Here’s to Your Good Health — And Everyone Else’s Too!

Here’s to Your Good Health — And Everyone Else’s Too!Many people understand today that women and underrepresented people continue to earn less than white men, have fewer job opportunities, are promoted less often and, as entrepreneurs, have far less access to investment capital. We may be less aware of the stark differences in health care and outcomes.

Monica Motivates is committed to building and supporting solutions to improve health outcomes for underserved communities.

Landmark partnership with American Heart Association

As part of our mission to educate, activate and sustain health equity for historically underrepresented communities, Monica Motivates is now a proud part of the American Heart Association’s (AHA) “Adopt-A-Clinic” program. We are providing free blood pressure cuffs to meet the needs of underserved communities and helping the AHA expand its Know Your Numbers campaign to empower individuals to monitor and take charge of their blood pressure. We’re also regular participants in the annual Midland Health Walk to raise awareness around heart health and the needs of medically underserved communities.

This effort fits perfectly with our primary mission to close the opportunity gap and drive economic inclusion for all. If you aren’t healthy and able to perform at your best physically and mentally, you can’t reach your potential as a corporate leader or business owner either.

A critical gap to close

The statistics on health inequity among marginalized communities are as stark and persistent as gaps in education, earnings and access to funding. They grow from the same tree — longstanding structural and systemic inequities rooted in racism and discrimination.

The Centers for Disease Control (CDC) defines health disparities as, “preventable differences in the burden, disease, injury, violence, or in opportunities to achieve optimal health experienced by socially disadvantaged racial, ethnic, and other population groups and communities.” These disparities can be due to less access to care, quality of care, affordability and differences in health insurance coverage.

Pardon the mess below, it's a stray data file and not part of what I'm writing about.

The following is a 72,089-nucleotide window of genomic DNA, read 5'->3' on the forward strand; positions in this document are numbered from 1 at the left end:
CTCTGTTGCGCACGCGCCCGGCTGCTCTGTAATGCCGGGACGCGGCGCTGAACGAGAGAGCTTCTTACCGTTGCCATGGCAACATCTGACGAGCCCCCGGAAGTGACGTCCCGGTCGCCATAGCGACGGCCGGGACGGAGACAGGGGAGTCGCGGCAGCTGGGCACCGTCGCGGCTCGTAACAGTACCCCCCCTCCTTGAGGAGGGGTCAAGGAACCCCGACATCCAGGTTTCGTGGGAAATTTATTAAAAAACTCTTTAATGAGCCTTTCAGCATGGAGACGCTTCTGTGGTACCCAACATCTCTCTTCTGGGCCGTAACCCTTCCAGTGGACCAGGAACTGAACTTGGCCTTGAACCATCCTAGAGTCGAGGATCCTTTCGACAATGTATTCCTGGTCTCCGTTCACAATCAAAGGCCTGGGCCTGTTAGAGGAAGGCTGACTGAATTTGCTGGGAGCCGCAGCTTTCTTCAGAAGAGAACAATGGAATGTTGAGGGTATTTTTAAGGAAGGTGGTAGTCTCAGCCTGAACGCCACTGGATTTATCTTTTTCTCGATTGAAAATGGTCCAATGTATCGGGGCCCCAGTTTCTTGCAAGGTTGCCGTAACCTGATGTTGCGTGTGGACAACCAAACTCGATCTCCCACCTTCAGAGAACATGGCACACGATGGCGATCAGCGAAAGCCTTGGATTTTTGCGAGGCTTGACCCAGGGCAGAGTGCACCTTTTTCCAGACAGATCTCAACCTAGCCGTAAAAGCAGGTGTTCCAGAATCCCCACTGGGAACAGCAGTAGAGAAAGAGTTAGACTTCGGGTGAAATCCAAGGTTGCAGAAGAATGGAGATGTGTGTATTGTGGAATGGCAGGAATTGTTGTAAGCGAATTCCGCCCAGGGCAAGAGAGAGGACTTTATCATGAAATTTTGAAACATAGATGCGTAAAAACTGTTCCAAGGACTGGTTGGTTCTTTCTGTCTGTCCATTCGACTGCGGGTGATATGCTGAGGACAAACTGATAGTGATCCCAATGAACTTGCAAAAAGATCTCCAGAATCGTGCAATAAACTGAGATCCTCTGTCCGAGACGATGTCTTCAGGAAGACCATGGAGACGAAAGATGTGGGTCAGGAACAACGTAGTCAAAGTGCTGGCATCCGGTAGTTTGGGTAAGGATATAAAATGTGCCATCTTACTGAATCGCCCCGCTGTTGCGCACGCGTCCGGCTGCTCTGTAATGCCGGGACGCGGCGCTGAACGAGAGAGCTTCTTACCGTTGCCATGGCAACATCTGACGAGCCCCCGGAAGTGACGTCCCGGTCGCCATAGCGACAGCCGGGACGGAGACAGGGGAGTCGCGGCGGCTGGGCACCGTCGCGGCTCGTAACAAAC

The Kaiser Family Foundation reports that, in addition to being driven by race and ethnicity, health disparities also occur across socioeconomic status, age, geography, language, gender, disability status, citizenship status and sexual identity and orientation. Black people are 30% more likely to die from heart disease than white peers. Hispanic women are 40% more likely to have cervical cancer and 30% more likely to die from it than white women. Members of the LGBTQIA+ community are less likely to have health insurance, more likely to delay care and more likely to report unfair treatment by providers.

People from marginalized populations also have less access to mental health services and experience daily stresses due to economic disparities and the impact of discrimination itself.

The Business Case

The ethical case for health equity is self-evident; everyone deserves the right to live their best and healthiest life. The business case is strong too. Deloitte consulting estimates that, “Inequities in the U.S. health system cost approximately $320 billion today and could eclipse $1 trillion in annual spending by 2040 if left unaddressed.”